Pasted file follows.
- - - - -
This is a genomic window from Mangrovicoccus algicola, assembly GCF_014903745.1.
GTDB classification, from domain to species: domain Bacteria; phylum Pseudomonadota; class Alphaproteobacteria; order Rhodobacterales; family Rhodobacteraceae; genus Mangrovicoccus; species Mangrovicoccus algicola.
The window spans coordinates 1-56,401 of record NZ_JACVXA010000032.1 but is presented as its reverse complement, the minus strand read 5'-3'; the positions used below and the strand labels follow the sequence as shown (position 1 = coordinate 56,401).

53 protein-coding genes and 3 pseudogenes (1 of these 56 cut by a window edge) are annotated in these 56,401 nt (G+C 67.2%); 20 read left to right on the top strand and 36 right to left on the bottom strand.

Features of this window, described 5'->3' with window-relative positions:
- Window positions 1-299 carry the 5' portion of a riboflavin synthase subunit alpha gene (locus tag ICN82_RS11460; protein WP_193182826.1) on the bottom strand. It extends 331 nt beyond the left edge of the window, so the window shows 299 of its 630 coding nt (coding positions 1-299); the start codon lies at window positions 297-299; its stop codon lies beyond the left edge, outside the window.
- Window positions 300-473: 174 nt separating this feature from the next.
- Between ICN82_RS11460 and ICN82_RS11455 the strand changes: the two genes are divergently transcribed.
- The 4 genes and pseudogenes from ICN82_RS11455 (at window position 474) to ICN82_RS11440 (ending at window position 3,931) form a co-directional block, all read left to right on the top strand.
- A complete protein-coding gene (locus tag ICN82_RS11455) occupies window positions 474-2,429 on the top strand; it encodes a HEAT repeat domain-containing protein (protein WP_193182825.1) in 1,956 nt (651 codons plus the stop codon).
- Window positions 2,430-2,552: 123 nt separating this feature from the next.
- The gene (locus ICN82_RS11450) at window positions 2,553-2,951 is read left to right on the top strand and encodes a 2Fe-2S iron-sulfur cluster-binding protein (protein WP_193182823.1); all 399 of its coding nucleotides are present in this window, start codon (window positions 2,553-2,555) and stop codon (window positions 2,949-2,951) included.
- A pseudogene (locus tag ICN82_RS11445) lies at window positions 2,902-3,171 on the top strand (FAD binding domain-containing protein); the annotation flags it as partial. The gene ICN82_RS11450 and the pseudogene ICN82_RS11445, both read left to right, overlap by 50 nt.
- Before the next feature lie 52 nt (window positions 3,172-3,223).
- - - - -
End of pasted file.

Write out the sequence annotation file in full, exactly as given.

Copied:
This is a genomic window from Mangrovicoccus algicola, assembly GCF_014903745.1.
GTDB classification, from domain to species: domain Bacteria; phylum Pseudomonadota; class Alphaproteobacteria; order Rhodobacterales; family Rhodobacteraceae; genus Mangrovicoccus; species Mangrovicoccus algicola.
The window spans coordinates 1-56,401 of record NZ_JACVXA010000032.1 but is presented as its reverse complement, the minus strand read 5'-3'; the positions used below and the strand labels follow the sequence as shown (position 1 = coordinate 56,401).

53 protein-coding genes and 3 pseudogenes (1 of these 56 cut by a window edge) are annotated in these 56,401 nt (G+C 67.2%); 20 read left to right on the top strand and 36 right to left on the bottom strand.

Features of this window, described 5'->3' with window-relative positions:
- Window positions 1-299 carry the 5' portion of a riboflavin synthase subunit alpha gene (locus tag ICN82_RS11460; protein WP_193182826.1) on the bottom strand. It extends 331 nt beyond the left edge of the window, so the window shows 299 of its 630 coding nt (coding positions 1-299); the start codon lies at window positions 297-299; its stop codon lies beyond the left edge, outside the window.
- Window positions 300-473: 174 nt separating this feature from the next.
- Between ICN82_RS11460 and ICN82_RS11455 the strand changes: the two genes are divergently transcribed.
- The 4 genes and pseudogenes from ICN82_RS11455 (at window position 474) to ICN82_RS11440 (ending at window position 3,931) form a co-directional block, all read left to right on the top strand.
- A complete protein-coding gene (locus tag ICN82_RS11455) occupies window positions 474-2,429 on the top strand; it encodes a HEAT repeat domain-containing protein (protein WP_193182825.1) in 1,956 nt (651 codons plus the stop codon).
- Window positions 2,430-2,552: 123 nt separating this feature from the next.
- The gene (locus ICN82_RS11450) at window positions 2,553-2,951 is read left to right on the top strand and encodes a 2Fe-2S iron-sulfur cluster-binding protein (protein WP_193182823.1); all 399 of its coding nucleotides are present in this window, start codon (window positions 2,553-2,555) and stop codon (window positions 2,949-2,951) included.
- A pseudogene (locus tag ICN82_RS11445) lies at window positions 2,902-3,171 on the top strand (FAD binding domain-containing protein); the annotation flags it as partial. The gene ICN82_RS11450 and the pseudogene ICN82_RS11445, both read left to right, overlap by 50 nt.
- Before the next feature lie 52 nt (window positions 3,172-3,223).